With the announcement today of Sebastian Faulks as the author of the 2008 Ian Fleming centenary novel, Devil May Care, further details have been revealed regarding what he has in store for the literary James Bond…
‘I was surprised but flattered to be asked by the Fleming estate last summer if I would write a one-off Bond book for the Ian Fleming Centenary. I told them that I hadn’t read the books since the age of 13, but if, when I re-read them, I still enjoyed them and could see how I might be able to do something in the same vein, then I would be happy to consider it.’
He continues: ‘On re-reading, I was surprised by how well the books stood up. I put this down to three things: the sense of jeopardy Fleming creates about his solitary hero; a certain playfulness in the narrative details; and a crisp, journalistic style that hasn’t dated.’
‘I do think the basic character has lasted and it is a combination of vulnerability and ruthlessness. That is the key to his appeal as an agent and a human being.’ – Sebastian Faulks on James Bond
‘What I liked about them was that you had the sense of this single, vulnerable man who was in extreme jeopardy all the time.’
Faulks continues where Fleming left off in 1966 with the short story collection Octopussy and the Living Daylights, the last of original 14 James Bond books which have sold 100 million copies since.
Devil May Care is set in 1967 when ‘Bond is damaged, ageing and in a sense it is the return of the gunfighter for one last heroic mission. He has been widowed and been through a lot of bad things… He is slightly more vulnerable than any previous Bond but at the same time he is both gallant and highly sexed if you can be both. Although he is a great seducer, he really does appreciate the girls he seduces and he doesn’t actually use them badly.’
Noting that the book is about about ‘80% Fleming,’ Faulks said while writing Devil May Care, he was determined ‘to keep the story driving on. I wanted to write a book that Fleming would have approved of and made him smile. I couldn’t wait to get to my desk every day.’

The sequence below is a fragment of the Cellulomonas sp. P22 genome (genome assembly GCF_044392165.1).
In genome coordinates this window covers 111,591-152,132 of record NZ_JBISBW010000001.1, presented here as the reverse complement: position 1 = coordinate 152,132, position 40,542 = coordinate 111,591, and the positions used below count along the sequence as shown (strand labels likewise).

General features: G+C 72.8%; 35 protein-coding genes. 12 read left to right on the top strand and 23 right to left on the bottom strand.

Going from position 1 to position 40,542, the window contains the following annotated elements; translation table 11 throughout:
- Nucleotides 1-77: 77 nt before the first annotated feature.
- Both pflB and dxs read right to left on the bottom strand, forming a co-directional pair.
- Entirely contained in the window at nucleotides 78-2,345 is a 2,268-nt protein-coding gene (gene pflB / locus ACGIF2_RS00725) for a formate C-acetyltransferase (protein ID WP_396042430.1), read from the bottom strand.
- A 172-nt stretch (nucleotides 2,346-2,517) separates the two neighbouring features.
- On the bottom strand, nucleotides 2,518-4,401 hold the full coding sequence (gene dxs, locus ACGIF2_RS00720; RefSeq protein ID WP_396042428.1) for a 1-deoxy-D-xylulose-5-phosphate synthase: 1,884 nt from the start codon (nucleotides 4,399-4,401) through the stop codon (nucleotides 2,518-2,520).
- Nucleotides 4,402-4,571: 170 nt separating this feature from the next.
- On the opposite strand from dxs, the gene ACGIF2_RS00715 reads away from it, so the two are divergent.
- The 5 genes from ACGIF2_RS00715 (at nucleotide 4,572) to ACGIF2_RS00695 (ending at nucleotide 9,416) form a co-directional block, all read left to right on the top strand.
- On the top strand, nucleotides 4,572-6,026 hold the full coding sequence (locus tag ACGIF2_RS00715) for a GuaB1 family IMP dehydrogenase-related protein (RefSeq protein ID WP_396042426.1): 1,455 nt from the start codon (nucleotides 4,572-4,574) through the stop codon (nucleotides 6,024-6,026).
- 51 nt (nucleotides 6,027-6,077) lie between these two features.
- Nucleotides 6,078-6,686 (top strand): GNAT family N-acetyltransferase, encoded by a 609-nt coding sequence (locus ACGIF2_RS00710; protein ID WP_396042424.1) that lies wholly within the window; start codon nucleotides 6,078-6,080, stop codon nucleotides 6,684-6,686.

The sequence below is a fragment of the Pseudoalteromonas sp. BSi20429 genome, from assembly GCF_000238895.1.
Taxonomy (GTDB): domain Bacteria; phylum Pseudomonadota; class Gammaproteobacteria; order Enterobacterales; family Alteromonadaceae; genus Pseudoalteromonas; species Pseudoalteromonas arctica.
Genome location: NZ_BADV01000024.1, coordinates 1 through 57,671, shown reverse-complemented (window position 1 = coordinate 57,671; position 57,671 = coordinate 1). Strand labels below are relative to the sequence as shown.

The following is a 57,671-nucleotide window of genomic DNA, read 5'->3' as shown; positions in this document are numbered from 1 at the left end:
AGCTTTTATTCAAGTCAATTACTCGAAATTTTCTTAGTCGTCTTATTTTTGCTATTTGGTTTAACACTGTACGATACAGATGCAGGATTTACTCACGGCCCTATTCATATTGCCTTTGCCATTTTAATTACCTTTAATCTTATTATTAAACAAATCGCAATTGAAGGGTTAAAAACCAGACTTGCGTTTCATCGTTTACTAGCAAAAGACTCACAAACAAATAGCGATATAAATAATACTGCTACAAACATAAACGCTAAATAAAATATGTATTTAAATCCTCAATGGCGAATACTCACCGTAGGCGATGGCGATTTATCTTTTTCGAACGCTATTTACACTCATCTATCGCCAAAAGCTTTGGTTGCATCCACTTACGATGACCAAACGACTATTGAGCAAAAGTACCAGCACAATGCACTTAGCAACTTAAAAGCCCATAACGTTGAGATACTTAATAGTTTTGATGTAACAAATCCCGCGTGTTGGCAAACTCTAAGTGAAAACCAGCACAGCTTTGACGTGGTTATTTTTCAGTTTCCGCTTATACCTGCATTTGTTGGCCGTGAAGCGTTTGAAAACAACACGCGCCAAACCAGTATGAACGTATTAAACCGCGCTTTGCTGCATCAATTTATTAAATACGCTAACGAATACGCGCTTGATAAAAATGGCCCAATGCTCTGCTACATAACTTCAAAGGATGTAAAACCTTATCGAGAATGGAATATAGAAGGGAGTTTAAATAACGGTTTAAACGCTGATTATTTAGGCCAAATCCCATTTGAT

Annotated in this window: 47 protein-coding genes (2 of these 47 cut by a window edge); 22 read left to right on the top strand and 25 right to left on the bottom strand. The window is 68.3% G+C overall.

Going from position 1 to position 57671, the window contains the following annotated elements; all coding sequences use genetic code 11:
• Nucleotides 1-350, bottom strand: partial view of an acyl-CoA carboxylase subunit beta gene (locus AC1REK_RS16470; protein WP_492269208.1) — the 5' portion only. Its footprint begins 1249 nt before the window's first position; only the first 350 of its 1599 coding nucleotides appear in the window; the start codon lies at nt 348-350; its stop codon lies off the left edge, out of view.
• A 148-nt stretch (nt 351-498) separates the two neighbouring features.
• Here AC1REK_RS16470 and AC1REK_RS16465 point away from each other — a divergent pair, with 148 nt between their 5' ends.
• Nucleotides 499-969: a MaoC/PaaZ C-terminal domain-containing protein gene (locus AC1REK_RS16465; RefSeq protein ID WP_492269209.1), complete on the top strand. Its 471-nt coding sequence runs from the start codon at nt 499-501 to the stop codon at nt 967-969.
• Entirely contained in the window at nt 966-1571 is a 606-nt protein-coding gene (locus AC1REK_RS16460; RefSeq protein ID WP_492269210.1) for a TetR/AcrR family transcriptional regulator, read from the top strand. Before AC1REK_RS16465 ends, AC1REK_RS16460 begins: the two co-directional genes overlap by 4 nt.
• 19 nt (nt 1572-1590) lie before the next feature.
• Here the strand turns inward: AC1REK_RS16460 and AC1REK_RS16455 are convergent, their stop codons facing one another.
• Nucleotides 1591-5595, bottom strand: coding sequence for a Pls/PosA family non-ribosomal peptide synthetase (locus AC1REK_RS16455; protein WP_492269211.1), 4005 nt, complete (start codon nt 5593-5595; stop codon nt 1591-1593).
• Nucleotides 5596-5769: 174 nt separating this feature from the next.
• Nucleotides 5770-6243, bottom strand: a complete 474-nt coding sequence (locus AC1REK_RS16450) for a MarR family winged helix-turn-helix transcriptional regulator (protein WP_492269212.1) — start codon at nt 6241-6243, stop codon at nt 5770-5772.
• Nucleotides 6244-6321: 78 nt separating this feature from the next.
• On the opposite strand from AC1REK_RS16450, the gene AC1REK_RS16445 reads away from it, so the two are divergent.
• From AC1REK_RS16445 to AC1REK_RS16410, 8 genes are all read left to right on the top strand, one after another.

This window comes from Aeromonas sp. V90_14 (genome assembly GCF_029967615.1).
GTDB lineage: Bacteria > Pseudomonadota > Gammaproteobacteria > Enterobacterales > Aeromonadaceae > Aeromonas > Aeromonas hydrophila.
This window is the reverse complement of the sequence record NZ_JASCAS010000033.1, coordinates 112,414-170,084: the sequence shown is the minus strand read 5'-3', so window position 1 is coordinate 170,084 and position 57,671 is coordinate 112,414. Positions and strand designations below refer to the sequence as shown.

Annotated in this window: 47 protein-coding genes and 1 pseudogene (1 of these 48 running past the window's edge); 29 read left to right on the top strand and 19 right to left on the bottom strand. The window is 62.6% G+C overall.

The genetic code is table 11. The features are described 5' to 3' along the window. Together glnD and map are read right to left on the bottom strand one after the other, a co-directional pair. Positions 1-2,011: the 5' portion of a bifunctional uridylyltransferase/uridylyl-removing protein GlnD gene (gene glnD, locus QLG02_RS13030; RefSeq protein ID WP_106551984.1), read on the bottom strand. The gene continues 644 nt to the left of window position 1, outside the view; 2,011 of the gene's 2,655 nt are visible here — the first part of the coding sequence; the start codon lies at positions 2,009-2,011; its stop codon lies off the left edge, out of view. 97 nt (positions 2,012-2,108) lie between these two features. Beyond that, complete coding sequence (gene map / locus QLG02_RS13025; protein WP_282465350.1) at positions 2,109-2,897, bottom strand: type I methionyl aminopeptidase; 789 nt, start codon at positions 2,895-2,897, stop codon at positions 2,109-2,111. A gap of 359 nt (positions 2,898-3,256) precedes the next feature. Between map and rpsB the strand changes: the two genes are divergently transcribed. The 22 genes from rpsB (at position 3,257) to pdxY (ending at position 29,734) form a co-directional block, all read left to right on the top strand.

‘After almost five years researching Victorian psychiatry for Human Traces, there was something attractive about a jeu d’esprit which, if I followed Fleming’s own prescription, I could write in about six weeks.’
‘I found writing this light-hearted book more thrilling than I had expected. I tried to isolate the essential and the most enjoyable aspects of the books. Then I took that pattern and added characters and a story of my own with as much speed and as many twists as I thought the reader could bear. I hope that Ian Fleming would consider it to be in the cavalier spirit of his own novels and therefore an acceptable addition to the line.’
Faulks has written ten books, including eight novels, the most recent of which, Engleby, was published to widespread acclaim in May this year and remains with his usual publisher, Random House. ‘I am sure Penguin will do a great job with this book, but I would like to stress that Random House remain my publishers.’
Alex Clarke, the senior editor at Penguin UK, said: ‘When we heard that Sebastian Faulks would be taking up the mantle, we knew instantly there could not be a more fitting celebration of the most iconic spy in literature and film. Not only has Sebastian picked up from where Fleming left off, but he has also brought his own exquisite prose to the cocktail party–and, in so doing, has written a tour de force that will thrill and satisfy every kind of reader.’
Devil May Care is due for release on 28 May 2008. It will be published by Penguin Books in the UK and Doubleday in the US.
Keep watching CBn for all the latest news and details on Devil May Care, the Ian Fleming centenary novel by Sebastian Faulks.
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